Professor Sirpa Leppänen of the Department of Languages, University of Jyväskylä, Finland, has a paper in Discourse, Context & Media (Volume 8, June 2015) about the ventriloquistic authentication of the human voice, as found in dog blogs.
“It approaches dog blogs as an example of the strategic use of pervasive but contentious anthropomorphic western discourses about animals and discusses how dog bloggers use anthropomorphism as a discursive means for crafting and collectively ratifying authenticity in a translocal, interest-driven and informal social media context in which traditional territorial and demographic parameters of authenticity are not easily available or relevant.”
That’s to say, investigating the ways in which bloggers might put words into their dog’s mouth (so to speak). Given, as an example, is the ventriloquised voice of a US-based Tibetan Spaniel:
“Momma and I started obedience class last night. I am sorry to say that it was not our best showing. I am really scared of dogs I don’t know… and my cute little tail that is usually curled up on my back was tuck, tuck, tucked between my legs! Yikes! Those other dogs, even the little ones were FRIGHTENING! I did a lot of growling and made ‘wookie’ noises as momma calls them. (I guess I sound a lot like Chewbacca.)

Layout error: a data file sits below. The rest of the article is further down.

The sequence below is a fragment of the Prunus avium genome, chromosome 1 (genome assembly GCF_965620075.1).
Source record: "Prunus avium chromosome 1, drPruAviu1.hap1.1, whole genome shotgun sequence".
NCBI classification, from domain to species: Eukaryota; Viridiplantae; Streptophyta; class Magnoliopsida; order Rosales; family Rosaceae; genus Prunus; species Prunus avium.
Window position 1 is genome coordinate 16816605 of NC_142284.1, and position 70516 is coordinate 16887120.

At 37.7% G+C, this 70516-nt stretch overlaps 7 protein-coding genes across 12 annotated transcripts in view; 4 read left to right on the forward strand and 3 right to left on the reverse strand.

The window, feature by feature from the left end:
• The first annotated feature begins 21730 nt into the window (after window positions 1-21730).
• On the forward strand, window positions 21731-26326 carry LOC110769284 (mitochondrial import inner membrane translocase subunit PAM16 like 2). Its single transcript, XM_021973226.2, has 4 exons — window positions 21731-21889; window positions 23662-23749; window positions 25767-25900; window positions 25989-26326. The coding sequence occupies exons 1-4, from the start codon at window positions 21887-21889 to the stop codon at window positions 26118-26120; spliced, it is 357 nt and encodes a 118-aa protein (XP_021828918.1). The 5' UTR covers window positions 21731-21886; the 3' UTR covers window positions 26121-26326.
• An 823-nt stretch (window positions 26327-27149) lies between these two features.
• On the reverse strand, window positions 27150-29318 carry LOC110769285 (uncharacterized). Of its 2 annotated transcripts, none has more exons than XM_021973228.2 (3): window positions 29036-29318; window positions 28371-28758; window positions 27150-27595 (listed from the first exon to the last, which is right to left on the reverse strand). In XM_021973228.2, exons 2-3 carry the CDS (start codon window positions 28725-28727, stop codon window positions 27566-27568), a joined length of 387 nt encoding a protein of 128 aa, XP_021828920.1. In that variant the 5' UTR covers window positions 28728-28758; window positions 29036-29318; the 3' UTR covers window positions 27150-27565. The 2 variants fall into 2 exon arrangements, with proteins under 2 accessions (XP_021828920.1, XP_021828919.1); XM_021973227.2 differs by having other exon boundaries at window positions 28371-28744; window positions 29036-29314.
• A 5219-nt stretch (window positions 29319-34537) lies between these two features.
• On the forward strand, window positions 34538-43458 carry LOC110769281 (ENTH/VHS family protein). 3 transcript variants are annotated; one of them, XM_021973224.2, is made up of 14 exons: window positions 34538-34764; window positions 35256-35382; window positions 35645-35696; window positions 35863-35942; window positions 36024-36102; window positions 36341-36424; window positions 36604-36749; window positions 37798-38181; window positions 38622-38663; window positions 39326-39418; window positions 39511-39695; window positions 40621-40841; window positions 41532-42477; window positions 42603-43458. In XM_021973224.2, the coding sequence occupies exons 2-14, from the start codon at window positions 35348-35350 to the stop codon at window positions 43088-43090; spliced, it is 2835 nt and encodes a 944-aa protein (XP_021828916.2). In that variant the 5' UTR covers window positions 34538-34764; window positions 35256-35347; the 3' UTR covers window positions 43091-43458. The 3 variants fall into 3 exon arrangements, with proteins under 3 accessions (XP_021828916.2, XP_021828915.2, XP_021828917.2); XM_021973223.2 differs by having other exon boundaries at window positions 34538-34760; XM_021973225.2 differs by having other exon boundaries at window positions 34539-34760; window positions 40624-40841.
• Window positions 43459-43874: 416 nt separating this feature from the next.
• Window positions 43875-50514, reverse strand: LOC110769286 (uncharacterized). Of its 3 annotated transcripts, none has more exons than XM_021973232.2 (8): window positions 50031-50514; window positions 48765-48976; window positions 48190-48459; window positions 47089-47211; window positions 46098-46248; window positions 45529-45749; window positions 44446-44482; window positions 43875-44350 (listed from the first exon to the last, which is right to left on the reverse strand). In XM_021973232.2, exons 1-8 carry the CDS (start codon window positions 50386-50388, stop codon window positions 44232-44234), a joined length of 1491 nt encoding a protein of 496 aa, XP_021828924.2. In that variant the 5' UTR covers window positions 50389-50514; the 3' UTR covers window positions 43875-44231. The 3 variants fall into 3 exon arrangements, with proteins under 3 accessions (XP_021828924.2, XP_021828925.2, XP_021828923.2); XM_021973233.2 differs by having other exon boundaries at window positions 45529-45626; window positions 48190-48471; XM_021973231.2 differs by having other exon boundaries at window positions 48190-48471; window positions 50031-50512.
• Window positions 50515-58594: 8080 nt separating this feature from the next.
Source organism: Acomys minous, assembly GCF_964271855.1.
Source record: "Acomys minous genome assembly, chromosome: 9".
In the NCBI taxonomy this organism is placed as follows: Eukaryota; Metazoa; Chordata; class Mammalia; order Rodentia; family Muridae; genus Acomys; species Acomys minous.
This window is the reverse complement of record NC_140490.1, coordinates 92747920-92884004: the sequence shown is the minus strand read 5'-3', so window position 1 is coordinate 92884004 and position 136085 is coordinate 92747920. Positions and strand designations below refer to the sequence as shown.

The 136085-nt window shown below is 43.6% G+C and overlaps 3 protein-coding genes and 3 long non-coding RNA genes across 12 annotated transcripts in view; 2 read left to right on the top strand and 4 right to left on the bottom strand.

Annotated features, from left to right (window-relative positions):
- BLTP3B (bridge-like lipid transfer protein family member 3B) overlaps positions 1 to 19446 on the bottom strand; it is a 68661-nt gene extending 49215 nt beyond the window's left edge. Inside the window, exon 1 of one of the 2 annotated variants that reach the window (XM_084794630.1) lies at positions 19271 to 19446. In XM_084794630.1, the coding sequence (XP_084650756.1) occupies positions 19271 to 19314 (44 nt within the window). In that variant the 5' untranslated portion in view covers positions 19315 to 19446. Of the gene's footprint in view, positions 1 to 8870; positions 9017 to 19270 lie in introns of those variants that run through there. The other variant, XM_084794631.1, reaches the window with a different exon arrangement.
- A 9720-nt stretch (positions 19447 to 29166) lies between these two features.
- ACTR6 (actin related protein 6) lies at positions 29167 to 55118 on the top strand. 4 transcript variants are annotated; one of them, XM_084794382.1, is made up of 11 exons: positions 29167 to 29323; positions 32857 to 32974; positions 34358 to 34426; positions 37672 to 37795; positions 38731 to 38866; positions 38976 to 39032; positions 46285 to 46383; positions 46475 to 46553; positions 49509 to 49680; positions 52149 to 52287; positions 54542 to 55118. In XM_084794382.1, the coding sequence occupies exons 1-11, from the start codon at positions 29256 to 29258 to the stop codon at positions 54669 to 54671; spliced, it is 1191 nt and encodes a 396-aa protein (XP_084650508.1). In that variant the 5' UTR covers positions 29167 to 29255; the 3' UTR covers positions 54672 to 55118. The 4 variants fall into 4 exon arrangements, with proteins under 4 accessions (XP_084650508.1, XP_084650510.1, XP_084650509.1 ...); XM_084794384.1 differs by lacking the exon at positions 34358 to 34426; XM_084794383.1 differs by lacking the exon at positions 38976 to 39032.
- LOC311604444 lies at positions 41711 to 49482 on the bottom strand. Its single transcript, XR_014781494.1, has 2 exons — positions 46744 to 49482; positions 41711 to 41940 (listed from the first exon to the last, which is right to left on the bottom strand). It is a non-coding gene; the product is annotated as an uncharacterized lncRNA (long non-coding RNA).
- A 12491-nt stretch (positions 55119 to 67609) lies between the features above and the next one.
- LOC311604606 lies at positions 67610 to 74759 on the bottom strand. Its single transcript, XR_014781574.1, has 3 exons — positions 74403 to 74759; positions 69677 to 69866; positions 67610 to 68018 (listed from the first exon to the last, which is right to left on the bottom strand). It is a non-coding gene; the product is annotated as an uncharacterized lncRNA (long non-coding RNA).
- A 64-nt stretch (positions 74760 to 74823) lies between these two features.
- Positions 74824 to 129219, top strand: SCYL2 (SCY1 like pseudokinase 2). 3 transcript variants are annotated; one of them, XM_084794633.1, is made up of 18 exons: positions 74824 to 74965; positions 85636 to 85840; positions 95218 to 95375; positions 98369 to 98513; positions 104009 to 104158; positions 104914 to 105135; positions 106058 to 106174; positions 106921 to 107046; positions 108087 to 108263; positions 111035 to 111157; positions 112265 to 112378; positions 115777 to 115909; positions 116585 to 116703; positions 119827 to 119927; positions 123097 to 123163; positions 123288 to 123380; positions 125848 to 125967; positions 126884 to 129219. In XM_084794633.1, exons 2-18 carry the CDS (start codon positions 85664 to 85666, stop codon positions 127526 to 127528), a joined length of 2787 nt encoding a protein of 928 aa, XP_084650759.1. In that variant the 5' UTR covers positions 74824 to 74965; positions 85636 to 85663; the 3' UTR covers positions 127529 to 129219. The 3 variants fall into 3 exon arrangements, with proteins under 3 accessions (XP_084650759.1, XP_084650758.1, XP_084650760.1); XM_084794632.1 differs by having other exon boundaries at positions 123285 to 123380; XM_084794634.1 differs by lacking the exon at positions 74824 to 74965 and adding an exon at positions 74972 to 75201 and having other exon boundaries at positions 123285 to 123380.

Anyway, another dog had the audacity to lunge at me – well, I tell ya, I snapped at him!! I nearly bit his nose. Ha! That’ll show him!”
See: ‘Dog blogs as ventriloquism: Authentication of the human voice’ (a full copy of which may be found here:)
Bonus question [optional] Does your dog ‘speak’ – if so what does it say?